Minnesota's COVID-19 vaccine appointment site has gone live as of noon Tuesday, with the portal available to those aged 65 and older to book slots for their shots.
Appointments were made available at nine vaccination sites across the state, which between them have approximately 12,000 vaccine doses available right now.
Seniors looking to make appointments have been warned to expect delays when they try to book online, or via the phone, given the huge demand expected for the vaccines, and the low supply available.
On Monday, Gov. Tim Walz said this was "going to be harder than going to Ticketmaster and getting Bruce Springsteen tickets."
Early on, many of those attempting to set up appointments online are in online "waiting rooms," while efforts to get through via the phone numbers are proving similarly frustrating.
Vaccination sites have been set up in Anoka, Brooklyn Center, Fergus Falls, Marshall, Mountain Iron, North Mankato, Rochester, St. Cloud and Thief River Falls, and new appointments for these sites will be added every Tuesday at noon.
As well as earmarking some for the over-65s, a limited number of vaccines have also been made available to school districts across the state, as Minnesota expands its eligibility for the COVID vaccine.
While vaccine manufacturing is expected to ramp up under the incoming Biden Administration, for now Minnesota is expecting to receive just 60,000 doses of the vaccine per week from the federal government. However, Walz said setting up the vaccination centers now will put Minnesota in a good position when the number of vaccines arriving in the state increases.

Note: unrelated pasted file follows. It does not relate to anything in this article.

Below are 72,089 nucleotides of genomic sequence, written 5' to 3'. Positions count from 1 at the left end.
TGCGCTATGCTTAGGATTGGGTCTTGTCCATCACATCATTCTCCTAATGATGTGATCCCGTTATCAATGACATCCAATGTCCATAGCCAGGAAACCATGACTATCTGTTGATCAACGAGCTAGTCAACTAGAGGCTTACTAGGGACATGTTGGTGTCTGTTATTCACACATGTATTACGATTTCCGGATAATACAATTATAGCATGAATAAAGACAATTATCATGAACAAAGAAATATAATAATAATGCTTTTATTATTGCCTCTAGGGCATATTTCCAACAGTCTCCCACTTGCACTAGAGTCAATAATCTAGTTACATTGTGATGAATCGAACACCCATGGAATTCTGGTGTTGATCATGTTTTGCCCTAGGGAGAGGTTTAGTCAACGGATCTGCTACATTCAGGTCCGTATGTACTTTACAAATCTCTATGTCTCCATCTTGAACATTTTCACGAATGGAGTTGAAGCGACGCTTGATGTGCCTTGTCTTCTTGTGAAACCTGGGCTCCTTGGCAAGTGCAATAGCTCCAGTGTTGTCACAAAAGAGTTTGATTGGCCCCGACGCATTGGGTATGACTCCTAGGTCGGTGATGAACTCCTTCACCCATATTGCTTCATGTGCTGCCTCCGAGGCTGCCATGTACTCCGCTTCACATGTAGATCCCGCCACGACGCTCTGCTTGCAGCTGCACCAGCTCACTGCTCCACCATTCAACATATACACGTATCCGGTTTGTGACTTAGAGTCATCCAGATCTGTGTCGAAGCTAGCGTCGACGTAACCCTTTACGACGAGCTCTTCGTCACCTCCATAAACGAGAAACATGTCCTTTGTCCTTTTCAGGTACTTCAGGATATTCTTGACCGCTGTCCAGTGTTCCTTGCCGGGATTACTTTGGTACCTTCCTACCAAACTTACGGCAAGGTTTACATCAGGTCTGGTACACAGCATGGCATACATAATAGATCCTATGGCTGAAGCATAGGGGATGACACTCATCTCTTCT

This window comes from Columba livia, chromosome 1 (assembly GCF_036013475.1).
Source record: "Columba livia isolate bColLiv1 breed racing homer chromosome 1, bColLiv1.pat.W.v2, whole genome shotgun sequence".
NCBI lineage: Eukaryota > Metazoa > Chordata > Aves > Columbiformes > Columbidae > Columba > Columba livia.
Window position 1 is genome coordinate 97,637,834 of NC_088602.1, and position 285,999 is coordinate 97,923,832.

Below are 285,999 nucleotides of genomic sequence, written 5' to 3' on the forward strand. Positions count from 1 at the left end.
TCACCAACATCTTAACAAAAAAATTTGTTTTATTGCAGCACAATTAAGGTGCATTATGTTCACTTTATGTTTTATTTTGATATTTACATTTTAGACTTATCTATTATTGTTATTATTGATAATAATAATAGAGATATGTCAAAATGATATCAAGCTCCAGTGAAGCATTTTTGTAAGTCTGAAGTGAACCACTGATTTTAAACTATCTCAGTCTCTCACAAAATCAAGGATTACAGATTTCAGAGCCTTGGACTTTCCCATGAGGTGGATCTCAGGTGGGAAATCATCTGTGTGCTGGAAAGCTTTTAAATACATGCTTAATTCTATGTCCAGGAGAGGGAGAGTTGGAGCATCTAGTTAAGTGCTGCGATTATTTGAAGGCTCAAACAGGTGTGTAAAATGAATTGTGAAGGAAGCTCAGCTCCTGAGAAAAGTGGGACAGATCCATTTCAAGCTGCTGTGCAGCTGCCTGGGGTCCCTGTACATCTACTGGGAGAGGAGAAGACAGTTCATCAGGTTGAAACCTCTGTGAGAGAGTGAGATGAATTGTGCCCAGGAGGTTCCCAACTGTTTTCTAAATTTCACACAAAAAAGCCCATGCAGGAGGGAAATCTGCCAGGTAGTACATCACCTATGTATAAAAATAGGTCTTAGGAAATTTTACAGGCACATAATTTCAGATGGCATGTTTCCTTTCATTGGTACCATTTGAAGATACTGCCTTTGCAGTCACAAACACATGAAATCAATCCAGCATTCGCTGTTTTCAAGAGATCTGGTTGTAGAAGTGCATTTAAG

So far, a little over 200,000 Minnesotans have had at least one dose of the Pfizer or Moderna vaccines, with the state still pursuing its efforts to get the highest priority recipients – an estimated 500,000 healthcare workers and long-term care residents/staff – vaccinated.
Kris Ehresmann, the MDH infectious disease director, said Minnesota is on track to at least have offered the vaccine to all 500,000 of these people, though there have been some issues getting all of them to take it, with the Star Tribune recently reporting that between 30-60% of nursing facility staff are choosing not to get vaccinated right now.
With these challenges apparent, MDH decided to expand the criteria for who could get the vaccine, following updated advice from the federal Centers for Disease Control.